mid, truncate,find nTH occurence

inStr...NO, thats VBA. .find - NOPE...that's CString class I dont have apparently, .Tokenize, that would be great, but all end in red text.

strstr comes to mind but it has one catch, it finds the FIRST, only the first occurence in a string that you can only seem to copy from the head-on. If I had access to something that worked like mid or would truncate the beginning of a string, that would be great. I know it would fragment memory, but it's a small routine.

I want to extract four digit numbers in a sequence delimited by newlines that come in packets of 4-24 bytes. I just did it this evening in 30 minutes on VBA, C++ is more, shall we say bare. See my issue? Know a fix? Thanks!


Been there, done that. strstr only finds the first match. I edited the post because I forgot about strstr at first. I need about 4-5 matches as it's a four digit code in a upto 24byte packet, delimited by /n s.

It' still strstr. Just restart after last find.

And I dislike changing the question after answers, good luck with your projekt.

So something like this? I don't see it working. Is it something funny like VBA DIR function, where it retains the last folder somewhere in memory...?

 ix = 0;

    while (ix < len) {
      int endPoint = strstr(incomingPacket,"\n");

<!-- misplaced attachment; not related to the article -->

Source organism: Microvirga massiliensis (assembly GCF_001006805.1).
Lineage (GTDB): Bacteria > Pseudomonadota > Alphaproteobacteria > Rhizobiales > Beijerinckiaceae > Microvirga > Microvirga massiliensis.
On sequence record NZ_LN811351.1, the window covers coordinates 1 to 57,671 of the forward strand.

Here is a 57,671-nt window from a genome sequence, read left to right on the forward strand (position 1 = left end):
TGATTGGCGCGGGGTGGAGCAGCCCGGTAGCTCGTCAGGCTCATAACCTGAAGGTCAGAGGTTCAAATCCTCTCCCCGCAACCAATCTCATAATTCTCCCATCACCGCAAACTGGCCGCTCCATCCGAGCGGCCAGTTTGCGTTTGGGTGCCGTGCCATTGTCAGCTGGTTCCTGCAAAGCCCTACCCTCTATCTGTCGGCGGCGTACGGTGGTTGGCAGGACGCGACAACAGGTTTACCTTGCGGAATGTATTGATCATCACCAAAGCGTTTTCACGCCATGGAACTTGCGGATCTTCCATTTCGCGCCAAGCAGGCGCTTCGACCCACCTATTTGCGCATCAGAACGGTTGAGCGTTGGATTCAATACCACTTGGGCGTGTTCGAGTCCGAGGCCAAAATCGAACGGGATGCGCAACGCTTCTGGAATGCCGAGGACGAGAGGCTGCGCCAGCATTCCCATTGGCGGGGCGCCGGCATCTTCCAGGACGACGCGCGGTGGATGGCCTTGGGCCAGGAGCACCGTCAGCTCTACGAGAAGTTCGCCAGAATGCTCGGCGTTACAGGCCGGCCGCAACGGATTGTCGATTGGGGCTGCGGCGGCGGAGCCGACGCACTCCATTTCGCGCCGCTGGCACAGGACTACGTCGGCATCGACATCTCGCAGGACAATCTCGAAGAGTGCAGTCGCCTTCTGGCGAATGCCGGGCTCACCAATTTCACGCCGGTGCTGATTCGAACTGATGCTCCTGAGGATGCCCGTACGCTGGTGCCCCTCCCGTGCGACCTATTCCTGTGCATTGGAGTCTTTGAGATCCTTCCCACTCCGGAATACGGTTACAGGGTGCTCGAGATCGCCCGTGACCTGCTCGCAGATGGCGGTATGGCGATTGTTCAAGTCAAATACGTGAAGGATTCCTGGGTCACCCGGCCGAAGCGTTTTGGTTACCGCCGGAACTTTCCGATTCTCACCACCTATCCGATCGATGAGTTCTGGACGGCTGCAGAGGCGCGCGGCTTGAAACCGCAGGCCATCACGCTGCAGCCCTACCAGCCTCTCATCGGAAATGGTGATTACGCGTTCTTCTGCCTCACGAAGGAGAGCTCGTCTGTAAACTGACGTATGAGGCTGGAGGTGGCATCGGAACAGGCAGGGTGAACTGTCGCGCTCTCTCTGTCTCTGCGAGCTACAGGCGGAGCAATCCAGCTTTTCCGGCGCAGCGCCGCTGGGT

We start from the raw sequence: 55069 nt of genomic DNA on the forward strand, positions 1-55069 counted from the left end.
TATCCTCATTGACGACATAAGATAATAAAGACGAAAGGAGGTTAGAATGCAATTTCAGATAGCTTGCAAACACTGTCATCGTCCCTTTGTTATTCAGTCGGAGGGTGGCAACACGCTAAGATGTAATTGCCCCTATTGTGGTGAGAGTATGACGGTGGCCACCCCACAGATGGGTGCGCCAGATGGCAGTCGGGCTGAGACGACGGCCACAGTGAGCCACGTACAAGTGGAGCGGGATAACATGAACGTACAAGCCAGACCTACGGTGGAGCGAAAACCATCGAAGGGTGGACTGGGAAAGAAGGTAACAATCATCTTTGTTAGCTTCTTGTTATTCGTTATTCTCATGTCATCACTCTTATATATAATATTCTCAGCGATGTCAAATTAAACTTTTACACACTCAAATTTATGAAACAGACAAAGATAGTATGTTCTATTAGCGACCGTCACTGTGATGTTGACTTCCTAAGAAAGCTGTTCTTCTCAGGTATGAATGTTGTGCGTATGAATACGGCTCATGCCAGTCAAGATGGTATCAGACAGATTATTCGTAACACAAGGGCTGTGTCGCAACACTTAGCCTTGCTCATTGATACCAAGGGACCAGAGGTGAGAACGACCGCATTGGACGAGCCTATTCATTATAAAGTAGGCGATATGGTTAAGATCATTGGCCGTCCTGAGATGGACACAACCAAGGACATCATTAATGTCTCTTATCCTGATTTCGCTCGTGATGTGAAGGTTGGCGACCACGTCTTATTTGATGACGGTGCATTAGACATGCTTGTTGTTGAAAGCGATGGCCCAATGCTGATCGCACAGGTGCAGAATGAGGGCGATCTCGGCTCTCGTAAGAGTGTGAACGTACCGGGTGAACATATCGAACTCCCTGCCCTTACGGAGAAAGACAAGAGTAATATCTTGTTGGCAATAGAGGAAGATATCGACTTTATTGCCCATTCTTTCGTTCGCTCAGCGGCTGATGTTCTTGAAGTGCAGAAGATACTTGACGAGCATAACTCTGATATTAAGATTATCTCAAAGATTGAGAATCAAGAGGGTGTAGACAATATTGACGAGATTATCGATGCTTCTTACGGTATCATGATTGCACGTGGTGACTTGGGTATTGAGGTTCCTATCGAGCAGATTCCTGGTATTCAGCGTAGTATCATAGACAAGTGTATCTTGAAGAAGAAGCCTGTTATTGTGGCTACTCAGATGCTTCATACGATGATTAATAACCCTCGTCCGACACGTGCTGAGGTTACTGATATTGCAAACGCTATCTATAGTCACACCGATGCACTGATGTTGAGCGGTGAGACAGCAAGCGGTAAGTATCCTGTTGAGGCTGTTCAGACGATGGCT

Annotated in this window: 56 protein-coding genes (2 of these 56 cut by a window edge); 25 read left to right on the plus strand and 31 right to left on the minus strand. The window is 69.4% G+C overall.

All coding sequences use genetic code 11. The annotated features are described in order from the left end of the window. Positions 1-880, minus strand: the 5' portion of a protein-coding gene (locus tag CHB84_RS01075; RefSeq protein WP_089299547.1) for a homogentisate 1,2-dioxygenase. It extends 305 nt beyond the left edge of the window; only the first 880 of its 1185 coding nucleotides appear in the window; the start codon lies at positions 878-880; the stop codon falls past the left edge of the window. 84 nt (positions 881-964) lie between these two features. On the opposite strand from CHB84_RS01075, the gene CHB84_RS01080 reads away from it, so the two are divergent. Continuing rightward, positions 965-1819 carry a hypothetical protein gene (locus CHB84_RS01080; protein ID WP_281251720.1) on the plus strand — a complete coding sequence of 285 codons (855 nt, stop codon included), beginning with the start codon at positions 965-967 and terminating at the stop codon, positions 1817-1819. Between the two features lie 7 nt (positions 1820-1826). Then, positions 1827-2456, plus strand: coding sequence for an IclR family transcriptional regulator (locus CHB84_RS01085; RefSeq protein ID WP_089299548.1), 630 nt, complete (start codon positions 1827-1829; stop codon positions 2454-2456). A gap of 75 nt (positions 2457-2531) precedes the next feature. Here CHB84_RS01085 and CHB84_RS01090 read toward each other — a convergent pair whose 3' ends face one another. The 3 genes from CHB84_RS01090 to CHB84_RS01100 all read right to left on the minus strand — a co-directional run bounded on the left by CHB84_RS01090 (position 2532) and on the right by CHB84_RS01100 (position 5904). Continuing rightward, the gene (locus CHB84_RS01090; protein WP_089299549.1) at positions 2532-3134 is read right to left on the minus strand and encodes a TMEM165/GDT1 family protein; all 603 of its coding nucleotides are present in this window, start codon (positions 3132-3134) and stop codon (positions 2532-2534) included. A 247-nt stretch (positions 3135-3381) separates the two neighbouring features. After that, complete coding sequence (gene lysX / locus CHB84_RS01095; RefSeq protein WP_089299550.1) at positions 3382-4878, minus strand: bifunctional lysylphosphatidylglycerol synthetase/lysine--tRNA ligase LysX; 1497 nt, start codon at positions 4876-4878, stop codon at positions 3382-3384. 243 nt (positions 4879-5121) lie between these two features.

strncpy ( char * code, const char * pack,endPoint )
      //what now - need to loop and find next. Asking.
      ix = ix + strlen(code) + 1;
      switch (code) {
        case 7004: openWeb() //magnet break

I don't see it working.

That crap won't even compile. It would have taken you next to no time at all to learn that. Figuring out why, and writing a decent bit of test code would have taken longer, but that IS what you have to do.

If have a pointer, and increment it by 1, it points to the next character. If you look for a 12 character string, and get a non-NULL pointer, that means that the string existed. To find the next occurrence, obviously you'd add 12 to the pointer you got, to point to the 1st character after the string you just found, as the next point to start searching from.

So loop thru char* packet while i is 1 to len of packet.
char* code[ix]=char* packet*, i++, ix++, then on each /n char ix = 0.*
Like that?

You might be better off looking at strtok(), which handles the tokenizing (properly) for you.

I'm trying strtok now! Thanks. I had no idea it existed. The sketch is having compile problems unrelated to strtok() I posted in programming.